But LaGuardia will remain the victim of its history and its site: in the 1930s it was chosen because it provided the ideal waterside terminal for flying boats, when flying boats seemed to be the future of transatlantic travel. That turned into a liability when the surrounding water limited the length of runways and, therefore, the ability to expand the airport to meet demand.
The reverse of this problem explains why Denver came in top in The Wall Street Journal poll and, albeit at number 29, the best U.S. airport in the Skytrax ratings. Denver, which opened in 1995, is the only major airport in America to be built from scratch since the beginning of the jet age. It is also, by land area, the largest, more than one and a half times the size of Manhattan—but by no means the busiest.
In its first years of operating Denver was something of a white elephant, under-used and unready. It is 25 miles from downtown Denver, and driving out to it could seem like an introduction to the windswept Great Plains rather than to the future of air travel. There were teething troubles with baggage handling and other systems, but in my experience that is a common affliction with all new airports. Now Wall Street Journal readers have awarded Denver their top scores for reliability, value and convenience.
Because it has generous terminal space, Denver has been able to cope better than older and busier airports with the single greatest setback to the ability of airports to ease the tensions of travel: Post-9/11 security lines. When the TSA scanning and baggage check systems were imposed on architecture that was not prepared for them the result was, inevitably, improvisation rather than convenience.
This is now an ineluctable part of air travel in the U.S. and, more than anything else, it triggers the stresses of air travel right at the threshold of the airports. As a result, our airports have become trapped in what could be called the funnel effect—you start the experience in the funnel of the security line and end it in the frequently chaotic funnel of the boarding gate.
It’s significant that the top three U.S. airports in the Wall Street Journal rankings are all in medium-size cities: Denver is followed by Orlando and Phoenix. These are airports where the space between the two funnels has been made notably stress-free, in Orlando with a terminal culture rich in the Americana of a top tourist destination and in Phoenix because its climate creates few weather delays and cancellations.
Savvy travelers in some of the large urban conurbations have also learned to escape long security lines by using some of the smaller and under-used area airports: Stewart and Long Island MacArthur (formerly Islip) in New York; Bradley International in Connecticut; Providence, Rhode Island; San Diego, Long Beach; Palm Springs and Burbank in California. All of them have good connections to hubs where, because you are already in the system, you can avoid the security and baggage bottlenecks.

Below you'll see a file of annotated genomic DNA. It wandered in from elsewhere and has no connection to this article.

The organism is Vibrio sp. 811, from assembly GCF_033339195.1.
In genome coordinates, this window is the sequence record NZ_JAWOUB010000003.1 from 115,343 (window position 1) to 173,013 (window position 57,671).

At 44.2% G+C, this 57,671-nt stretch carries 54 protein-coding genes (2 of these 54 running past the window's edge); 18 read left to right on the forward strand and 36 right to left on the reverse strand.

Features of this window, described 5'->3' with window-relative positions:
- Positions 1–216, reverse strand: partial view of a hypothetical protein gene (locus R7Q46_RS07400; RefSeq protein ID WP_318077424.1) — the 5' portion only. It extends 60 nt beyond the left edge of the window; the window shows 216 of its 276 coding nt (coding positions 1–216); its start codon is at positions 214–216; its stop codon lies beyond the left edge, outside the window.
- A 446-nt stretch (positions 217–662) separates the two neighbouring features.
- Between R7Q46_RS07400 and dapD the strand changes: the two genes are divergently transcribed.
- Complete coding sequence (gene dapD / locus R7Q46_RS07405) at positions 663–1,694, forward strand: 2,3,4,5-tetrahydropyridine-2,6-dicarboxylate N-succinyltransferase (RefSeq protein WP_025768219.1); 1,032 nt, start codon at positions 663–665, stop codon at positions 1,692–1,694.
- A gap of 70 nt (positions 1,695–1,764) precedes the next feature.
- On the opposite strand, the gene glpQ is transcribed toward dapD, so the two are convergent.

Some airlines have spotted this trend and it is likely that they will feed more flights through these airports.
The reality is that there is no quick fix for the trials of using our airports. Congress and successive presidential administrations of both parties have allowed our travel infrastructure to fall way behind international standards. Any meaningful investment in new runways and terminals would take a generation to have any effects.
It’s also a mistake to believe that sexy new architecture is, in itself, a magic key to a great airport experience. The work of great architects can be undone by bad airport management. A clinically efficient terminal by Norman Foster hasn’t saved the London satellite airport of Stansted being a pain; similarly a beautifully crafted terminal by Richard Rogers has not stopped Madrid’s Barajas airport slumping to a ranking of 43 in the Skytrax rankings.
Unlike any in-place physical structure, people are susceptible to improvement. It may be too glib to say that the people who deliver Asia’s exceptional hospitality culture are mainly responsible for the quality of the great Asian airports. It also took political and commercial vision to see the importance of the role of airports in the way that a whole nation is viewed by others.
But people do make an essential difference. Vancouver is the top ranked North American airport by Skytrax, coming in at 13. It was particularly cited for the friendliness of its staff. In our airports it too often appears that the people we encounter, from the TSA screeners to the airline gate staff, are themselves under such pressure that instead of easing our own tensions they increase them.
Responding to this, the health care consortium Kaiser Permanente is trying out a remedy. It has applied some new cosmetic touches to the TSA checkpoint at the Oakland International Terminal 2, California.
One wall of the checkpoint area has been transformed by a “living green wall.” The wall features “unique plant species that clean indoor air naturally and soothe the ambient environment.”
Furthermore, large white cutout “clouds” are suspended from the atrium ceiling, accompanied by messages on panels throughout the checkpoint urging passengers to “breathe in, relax and thrive.” All this is backed up by “soothing sounds of nature” issuing forth from speakers.
The path to airport serenity begins this easily? I don’t think so.